He was told he was a walking time bomb, Gerald Manning Benefit on March 24
On October 10, 2003, Gerald and Gloria Manning officially became residents of Badger, Minn. After selling their farm at Upham, N.D., the couple moved to Warroad, Minn., where Gerald was employed at Marvin Windows and they both managed apartment units there. From 1986 until the move to Badger, Gerald continued to work at Marvins, driving back and forth until his retirement in January of 2010.
Their daughter, Denise, and her husband, Shayne Isane, are rural Badger residents.
Gerald continued his love of working in the soil only now on a much smaller scale. Each summer many hours have found him tending to two large gardens as well as a variety of flowers.
It wasn’t until recently he began experiencing something he hadn’t noticed before.
“Whenever I did physical work, both shoulders and arms would ache and I would get out of breath,” Gerald said. “I used the golf cart rather than walk when I worked in the gardens. I’d stop and work in one place and then go on to the next. Yet, when I would be in the house sitting in my chair, I had no pain at all.”
In October Gerald began experiencing some chest pain when out in the garden. An appointment was made to see a doctor in Roseau.
“I had always been in good health – just some minor things – blood pressure was good,” he said. “The doctor didn’t really suspect anything.”
A short while later it was time for Gerald’s yearly physical. After telling Dr. Jain the issues he was having, Jain requested a stress test be done.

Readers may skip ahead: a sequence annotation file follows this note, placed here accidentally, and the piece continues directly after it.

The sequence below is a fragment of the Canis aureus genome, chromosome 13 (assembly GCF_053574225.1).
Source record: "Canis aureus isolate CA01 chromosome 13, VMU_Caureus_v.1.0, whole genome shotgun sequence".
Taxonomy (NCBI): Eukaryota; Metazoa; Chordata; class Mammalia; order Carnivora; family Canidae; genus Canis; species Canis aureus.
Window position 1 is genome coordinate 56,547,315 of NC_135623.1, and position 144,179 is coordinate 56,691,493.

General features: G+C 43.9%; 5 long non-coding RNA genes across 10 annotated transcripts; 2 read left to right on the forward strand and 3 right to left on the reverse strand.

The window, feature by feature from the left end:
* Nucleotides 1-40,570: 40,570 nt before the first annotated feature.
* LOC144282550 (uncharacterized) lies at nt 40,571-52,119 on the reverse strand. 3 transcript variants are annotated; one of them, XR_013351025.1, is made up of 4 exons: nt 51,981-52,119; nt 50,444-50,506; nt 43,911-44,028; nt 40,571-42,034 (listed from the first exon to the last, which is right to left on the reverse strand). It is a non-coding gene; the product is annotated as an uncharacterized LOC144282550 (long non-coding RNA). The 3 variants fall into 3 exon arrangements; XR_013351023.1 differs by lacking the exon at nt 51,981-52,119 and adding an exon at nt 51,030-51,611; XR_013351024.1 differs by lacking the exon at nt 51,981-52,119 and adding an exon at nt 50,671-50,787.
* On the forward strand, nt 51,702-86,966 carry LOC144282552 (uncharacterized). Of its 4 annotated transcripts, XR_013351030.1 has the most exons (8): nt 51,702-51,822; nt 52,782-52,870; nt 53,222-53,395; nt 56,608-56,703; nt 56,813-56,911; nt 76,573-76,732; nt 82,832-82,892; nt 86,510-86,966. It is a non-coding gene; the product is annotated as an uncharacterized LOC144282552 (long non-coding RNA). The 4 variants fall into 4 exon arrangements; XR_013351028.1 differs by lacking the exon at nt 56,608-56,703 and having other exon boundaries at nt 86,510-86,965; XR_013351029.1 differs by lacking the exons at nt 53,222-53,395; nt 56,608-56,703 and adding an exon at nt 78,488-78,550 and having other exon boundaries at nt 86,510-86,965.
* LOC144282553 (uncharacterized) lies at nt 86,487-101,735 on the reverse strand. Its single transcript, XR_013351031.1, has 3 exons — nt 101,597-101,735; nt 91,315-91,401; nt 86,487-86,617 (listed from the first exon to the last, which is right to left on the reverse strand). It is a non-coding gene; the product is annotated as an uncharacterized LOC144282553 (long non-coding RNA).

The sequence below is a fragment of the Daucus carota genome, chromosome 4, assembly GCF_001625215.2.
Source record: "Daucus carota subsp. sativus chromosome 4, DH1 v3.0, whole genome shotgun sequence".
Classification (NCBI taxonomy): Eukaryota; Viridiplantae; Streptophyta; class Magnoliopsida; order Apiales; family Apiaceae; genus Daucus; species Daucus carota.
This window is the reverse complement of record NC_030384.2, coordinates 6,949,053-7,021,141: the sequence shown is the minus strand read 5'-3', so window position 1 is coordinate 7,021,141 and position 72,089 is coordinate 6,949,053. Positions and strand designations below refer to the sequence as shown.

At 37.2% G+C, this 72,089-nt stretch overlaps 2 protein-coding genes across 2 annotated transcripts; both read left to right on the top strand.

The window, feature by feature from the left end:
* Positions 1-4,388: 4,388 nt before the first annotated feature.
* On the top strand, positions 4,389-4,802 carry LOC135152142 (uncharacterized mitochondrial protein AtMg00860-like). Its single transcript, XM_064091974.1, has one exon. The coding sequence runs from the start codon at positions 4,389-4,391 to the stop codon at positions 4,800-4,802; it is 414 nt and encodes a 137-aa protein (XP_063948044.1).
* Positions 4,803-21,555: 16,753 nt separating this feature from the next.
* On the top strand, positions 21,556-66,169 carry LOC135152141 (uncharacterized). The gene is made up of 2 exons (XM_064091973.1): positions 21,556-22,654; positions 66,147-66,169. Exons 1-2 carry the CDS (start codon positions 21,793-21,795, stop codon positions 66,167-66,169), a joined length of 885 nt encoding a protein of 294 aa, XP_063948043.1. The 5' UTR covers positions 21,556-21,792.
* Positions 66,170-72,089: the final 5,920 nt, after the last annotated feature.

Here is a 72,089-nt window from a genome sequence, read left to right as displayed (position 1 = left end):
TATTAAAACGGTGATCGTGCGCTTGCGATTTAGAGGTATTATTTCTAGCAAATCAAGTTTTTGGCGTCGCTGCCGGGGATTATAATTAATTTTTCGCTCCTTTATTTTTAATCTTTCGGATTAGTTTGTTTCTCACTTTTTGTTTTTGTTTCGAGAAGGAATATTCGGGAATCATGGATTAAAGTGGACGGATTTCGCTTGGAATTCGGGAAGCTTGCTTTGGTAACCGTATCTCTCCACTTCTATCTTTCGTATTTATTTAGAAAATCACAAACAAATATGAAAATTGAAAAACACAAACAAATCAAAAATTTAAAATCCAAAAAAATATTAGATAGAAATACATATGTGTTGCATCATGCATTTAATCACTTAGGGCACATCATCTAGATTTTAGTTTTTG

It was found the blood flow wasn’t going to the heart like it should be. On October 17 Gerald was sent to Altru in Grand Forks, N.D., to undergo an angiogram in the Cath lab. The Cath lab is an examination room in a hospital or clinic with diagnostic imaging equipment used to visualize the arteries of the heart and the chambers of the heart, and treat any stenosis or abnormality found.
It was determined by Dr. Almanaseer Yassar that Manning had three major blockages. The main artery was blocked 100 percent; the other two arteries had about 80 percent blockage. Putting stents in wouldn’t work in this case.
Then came the question — do the surgery now or later?
Denise said the decision was to do the surgery right away.
“Dr.Yassar said I was a walking time bomb,” Gerald said. “He told me, ‘Go home, sit down in your chair and don’t move!’”
After returning home for a few days, Gerald, Gloria, and Denise returned to Grand Forks.
“We stayed at the Sunshine (Hospitality) Home,” Denise stated. “It’s a beautiful facility on the west side of the hospital.”
The Sunshine Home is a place for patients and families affected by critical illnesses, diseases and injuries, who must travel to fulfil their healthcare needs.
October 22 was Gerald’s pre-operative day, which he said with a chuckle, seemed to take most of the day. His surgery was scheduled for the next day, the 23rd.
“That same night my brother, Mark, and his wife Patty, drove all the way from Duluth to be there by early morning for the surgery,” Denise remarked.
Dr. Barry Bjorgaard, M.D. conducted the “CABG” (Coronary artery bypass grafting) x3 with vein harvest Cardio Vascular Open Heart surgery.
To help defray medical expenses, the Greenbush-Badger Lions are sponsoring a Pancake Breakfast benefit for Gerald Manning on Sunday, March 24, 2019, in the Badger Community center. Serving will be from 9:30 a.m. to 1:00 p.m. Free will offering – everybody welcome!
To see the full story, read the March 13 issue of The Tribune in print or online.